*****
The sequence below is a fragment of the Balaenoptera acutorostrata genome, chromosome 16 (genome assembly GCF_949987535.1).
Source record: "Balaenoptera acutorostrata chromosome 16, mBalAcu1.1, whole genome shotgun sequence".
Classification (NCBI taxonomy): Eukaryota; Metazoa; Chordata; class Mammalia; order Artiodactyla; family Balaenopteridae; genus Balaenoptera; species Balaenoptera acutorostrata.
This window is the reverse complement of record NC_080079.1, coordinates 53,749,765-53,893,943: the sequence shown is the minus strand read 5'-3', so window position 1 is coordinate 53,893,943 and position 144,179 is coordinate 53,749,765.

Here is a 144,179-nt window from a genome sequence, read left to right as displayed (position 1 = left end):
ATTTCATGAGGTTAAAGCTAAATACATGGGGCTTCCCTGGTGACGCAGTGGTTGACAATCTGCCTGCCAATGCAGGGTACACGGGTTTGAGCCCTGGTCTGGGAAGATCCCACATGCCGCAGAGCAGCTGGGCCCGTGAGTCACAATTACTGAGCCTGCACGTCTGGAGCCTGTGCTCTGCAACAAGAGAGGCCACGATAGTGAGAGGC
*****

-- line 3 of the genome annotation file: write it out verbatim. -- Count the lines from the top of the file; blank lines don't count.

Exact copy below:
Classification (NCBI taxonomy): Eukaryota; Metazoa; Chordata; class Mammalia; order Artiodactyla; family Balaenopteridae; genus Balaenoptera; species Balaenoptera acutorostrata.